Back to Saturday. I paused, hoping the bird would call again, but it did not. We were on a tight schedule, and I could not take my group on a side trip to seek it. During the lunch break, hours later, I went to the place from which the call had come. I didn’t really expect the bird to be there, but I hoped at least to hear another distant call. What I found instead is shown in the following photo.

The oblong hole is 4-5 inches in its longest dimension.

Pileated woodpeckers make holes like this, and there were a few fresh wood chips on the ground beneath. In my mind, though, doubts remain. Sounds were carrying better than usual that morning, and the northern flicker has a call with a similar pattern. A pair of red-bellied woodpeckers frequents the area where I saw that hole, and I can’t rule it out as their work.

I am reminded of Schrödinger’s cat. This is a famous thought experiment from quantum physics, an argument pointing out the apparent absurdity of certain theoretical implications. It creates a scenario in which a cat simultaneously is alive and dead. In my mind dwells Schrödinger’s woodpecker. The bird that called on Saturday simultaneously is a pileated woodpecker and some combination of a flicker and a red-bellied. That is where it must remain. I wish it had called just one more time.

Miscellaneous U.P. Notes

by Carl Strang

In this final chapter of my Michigan vacation account, I will bring together assorted observations of other animals and sights. None of this truly counts as inquiry, except that travel and the exposure it gives us to new places leads us to make comparisons with our familiar environment. Such comparisons often lead to questions and inquiries on down the line.

At Muskallonge Lake, after completing my investigation at the beach, I went for a walk along the state park’s trails.

Muskallonge Lake trail b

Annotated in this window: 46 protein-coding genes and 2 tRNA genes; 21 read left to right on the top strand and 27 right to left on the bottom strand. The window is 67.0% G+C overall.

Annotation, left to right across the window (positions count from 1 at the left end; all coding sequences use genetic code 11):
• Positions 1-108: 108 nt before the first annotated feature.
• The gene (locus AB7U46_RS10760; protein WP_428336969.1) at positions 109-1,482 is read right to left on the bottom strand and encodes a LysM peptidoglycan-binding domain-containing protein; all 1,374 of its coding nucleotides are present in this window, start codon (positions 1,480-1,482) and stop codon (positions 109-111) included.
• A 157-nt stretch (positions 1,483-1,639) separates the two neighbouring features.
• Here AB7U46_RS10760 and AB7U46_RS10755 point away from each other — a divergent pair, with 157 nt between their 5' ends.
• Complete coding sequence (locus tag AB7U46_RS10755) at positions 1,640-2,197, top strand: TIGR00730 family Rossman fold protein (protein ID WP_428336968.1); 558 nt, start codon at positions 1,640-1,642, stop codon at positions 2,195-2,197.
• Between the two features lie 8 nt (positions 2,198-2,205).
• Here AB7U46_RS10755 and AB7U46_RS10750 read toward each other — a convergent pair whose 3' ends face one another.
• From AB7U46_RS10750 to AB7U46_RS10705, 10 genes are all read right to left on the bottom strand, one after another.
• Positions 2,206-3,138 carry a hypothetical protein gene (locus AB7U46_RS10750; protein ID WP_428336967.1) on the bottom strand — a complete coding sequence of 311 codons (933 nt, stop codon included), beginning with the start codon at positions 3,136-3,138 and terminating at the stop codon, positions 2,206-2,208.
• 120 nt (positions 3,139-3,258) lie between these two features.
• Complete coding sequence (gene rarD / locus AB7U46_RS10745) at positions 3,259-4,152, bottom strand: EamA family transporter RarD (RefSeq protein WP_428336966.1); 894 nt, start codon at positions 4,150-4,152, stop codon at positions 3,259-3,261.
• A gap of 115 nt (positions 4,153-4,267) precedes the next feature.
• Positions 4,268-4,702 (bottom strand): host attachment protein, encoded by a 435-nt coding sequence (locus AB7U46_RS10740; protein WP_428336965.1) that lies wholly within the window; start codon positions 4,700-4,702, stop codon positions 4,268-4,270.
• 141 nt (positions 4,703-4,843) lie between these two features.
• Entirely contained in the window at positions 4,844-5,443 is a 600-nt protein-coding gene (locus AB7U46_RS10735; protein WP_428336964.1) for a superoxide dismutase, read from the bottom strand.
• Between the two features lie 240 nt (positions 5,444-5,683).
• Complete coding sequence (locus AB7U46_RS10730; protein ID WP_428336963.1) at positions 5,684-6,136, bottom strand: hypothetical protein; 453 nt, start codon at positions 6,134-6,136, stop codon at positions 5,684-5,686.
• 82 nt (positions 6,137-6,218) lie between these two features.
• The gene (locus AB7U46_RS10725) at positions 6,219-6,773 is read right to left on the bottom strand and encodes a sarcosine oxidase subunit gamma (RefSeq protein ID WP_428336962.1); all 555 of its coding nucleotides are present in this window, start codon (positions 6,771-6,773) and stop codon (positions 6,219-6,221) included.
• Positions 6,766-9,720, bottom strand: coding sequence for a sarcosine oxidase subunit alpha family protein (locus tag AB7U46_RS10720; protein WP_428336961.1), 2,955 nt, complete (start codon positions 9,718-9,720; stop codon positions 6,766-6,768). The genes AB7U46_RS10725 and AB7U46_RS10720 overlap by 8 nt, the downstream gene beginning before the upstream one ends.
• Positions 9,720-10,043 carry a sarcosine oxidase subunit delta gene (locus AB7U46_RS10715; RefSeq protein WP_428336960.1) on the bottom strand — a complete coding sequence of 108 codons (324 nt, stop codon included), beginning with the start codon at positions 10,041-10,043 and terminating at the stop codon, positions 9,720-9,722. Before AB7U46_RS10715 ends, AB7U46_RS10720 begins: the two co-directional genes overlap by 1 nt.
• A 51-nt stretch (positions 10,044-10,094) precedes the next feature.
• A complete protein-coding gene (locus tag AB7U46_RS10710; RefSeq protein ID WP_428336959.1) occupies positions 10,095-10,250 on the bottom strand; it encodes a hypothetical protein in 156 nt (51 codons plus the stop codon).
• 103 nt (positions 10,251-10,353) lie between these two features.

There were spectacular views of Lake Superior from elevated points, and flocks of migrating songbirds to investigate.

Tahquamenon Falls State Park is named for various waterfalls along the Tahquamenon River. Especially spectacular are the upper falls.

Tahquamenon Falls upper 1b

After a summer in which I made good progress in my knowledge of Illinois bumblebees, I was interested to find that in that part of the U.P., as back home, only one common species of short-tongued, generalist bumblebee is active at this point in the season. Here it’s Bombus impatiens; at the tip of the U.P. it was the beautifully marked Bombus ternarius.

Bombus ternarius 2b

B. ternarius is a northern species that does not extend its range down to Illinois.

One of the more charismatic birds that one hears and, sometimes, sees in the north woods is the pileated woodpecker. Here is a tree that has been well worked by that species.

Pileated work b

Beauty on a smaller scale, which provided a reminder of the season in transition, took the form of this aspen leaf lying on a trail.

Aspen leaf 1b

I spent most of my time at Whitefish Point. Here is a small scene I found especially compelling.

Whitefish Point 7b

As I walked out from the point to the parking lot for the final time, I found an enchanting little animal crossing the trail.

Smooth green snake 3b

Smooth green snakes occur in many places, but are so well camouflaged that we seldom have the good fortune to see them.

On my final morning at the Tahquamenon Falls campground, I found that a large number of moths had been drawn to the restroom building’s lights.

Nepytia canosaria 1b

These were nearly all males of the same species, emerging all at once.

Nepytia canosaria 3b

Nepytia canosaria, the false hemlock looper moth, is a common northern species whose larvae feed on a wide range of coniferous species including firs, hemlock, pines and spruces.